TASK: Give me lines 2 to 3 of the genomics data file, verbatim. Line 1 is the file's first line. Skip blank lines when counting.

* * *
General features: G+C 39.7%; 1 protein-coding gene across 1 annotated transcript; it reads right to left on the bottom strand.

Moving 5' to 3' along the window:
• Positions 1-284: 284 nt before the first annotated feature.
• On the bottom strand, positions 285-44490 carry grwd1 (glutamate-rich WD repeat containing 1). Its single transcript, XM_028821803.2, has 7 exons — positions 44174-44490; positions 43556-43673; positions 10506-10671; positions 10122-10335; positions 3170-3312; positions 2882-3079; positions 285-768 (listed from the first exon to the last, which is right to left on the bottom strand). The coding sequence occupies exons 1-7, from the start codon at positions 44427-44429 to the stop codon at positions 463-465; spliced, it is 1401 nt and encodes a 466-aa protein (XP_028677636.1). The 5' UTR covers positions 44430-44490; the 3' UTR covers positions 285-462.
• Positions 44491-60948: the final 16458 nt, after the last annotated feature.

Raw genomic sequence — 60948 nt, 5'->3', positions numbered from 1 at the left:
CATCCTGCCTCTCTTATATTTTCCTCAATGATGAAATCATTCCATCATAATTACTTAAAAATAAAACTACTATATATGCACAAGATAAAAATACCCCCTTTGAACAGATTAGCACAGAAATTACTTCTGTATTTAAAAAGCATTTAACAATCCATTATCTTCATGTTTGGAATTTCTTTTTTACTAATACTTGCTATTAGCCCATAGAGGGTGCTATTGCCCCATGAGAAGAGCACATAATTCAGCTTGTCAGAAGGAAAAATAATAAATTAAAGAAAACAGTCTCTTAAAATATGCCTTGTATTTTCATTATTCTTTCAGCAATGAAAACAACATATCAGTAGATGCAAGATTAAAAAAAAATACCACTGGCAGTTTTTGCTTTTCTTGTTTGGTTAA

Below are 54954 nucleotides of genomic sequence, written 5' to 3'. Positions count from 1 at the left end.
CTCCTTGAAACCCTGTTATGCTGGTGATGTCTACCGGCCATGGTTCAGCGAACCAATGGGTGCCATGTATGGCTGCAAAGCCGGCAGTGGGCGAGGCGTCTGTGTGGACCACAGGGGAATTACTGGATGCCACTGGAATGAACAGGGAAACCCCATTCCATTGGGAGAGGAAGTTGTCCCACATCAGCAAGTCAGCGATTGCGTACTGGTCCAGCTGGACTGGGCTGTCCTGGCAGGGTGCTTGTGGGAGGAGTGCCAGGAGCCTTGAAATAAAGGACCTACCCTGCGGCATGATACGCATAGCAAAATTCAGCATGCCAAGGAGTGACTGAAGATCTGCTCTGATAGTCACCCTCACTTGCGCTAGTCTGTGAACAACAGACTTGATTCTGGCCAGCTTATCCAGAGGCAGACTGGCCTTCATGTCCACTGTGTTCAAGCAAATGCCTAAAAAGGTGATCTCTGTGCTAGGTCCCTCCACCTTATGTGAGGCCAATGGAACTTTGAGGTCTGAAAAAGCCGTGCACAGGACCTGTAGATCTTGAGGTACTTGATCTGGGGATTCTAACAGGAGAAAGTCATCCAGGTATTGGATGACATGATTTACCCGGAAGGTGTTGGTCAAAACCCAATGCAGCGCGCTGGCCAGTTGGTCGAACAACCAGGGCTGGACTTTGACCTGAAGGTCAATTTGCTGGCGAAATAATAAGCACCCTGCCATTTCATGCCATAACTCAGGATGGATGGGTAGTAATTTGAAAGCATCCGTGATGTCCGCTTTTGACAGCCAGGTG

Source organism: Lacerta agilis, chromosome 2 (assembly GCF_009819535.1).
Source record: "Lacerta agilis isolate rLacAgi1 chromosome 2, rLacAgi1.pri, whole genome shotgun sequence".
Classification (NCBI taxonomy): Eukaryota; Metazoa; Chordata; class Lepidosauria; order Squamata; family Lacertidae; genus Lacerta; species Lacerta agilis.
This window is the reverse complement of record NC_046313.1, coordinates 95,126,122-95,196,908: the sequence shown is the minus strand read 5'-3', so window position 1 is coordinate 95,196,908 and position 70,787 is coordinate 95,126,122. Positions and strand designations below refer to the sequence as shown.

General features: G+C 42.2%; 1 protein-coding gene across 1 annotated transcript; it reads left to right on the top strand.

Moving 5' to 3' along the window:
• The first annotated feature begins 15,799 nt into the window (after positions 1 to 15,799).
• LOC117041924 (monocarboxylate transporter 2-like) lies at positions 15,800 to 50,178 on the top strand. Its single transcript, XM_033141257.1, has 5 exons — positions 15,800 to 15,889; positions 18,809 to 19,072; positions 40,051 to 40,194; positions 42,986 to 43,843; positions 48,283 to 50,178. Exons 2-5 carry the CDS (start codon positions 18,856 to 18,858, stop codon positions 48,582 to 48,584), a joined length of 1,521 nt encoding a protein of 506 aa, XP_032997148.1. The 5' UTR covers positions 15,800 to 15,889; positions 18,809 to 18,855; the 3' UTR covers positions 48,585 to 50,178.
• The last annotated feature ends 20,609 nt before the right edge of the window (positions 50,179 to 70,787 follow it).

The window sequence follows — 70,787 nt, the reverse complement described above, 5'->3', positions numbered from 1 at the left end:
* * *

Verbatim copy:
Moving 5' to 3' along the window:
• Positions 1-284: 284 nt before the first annotated feature.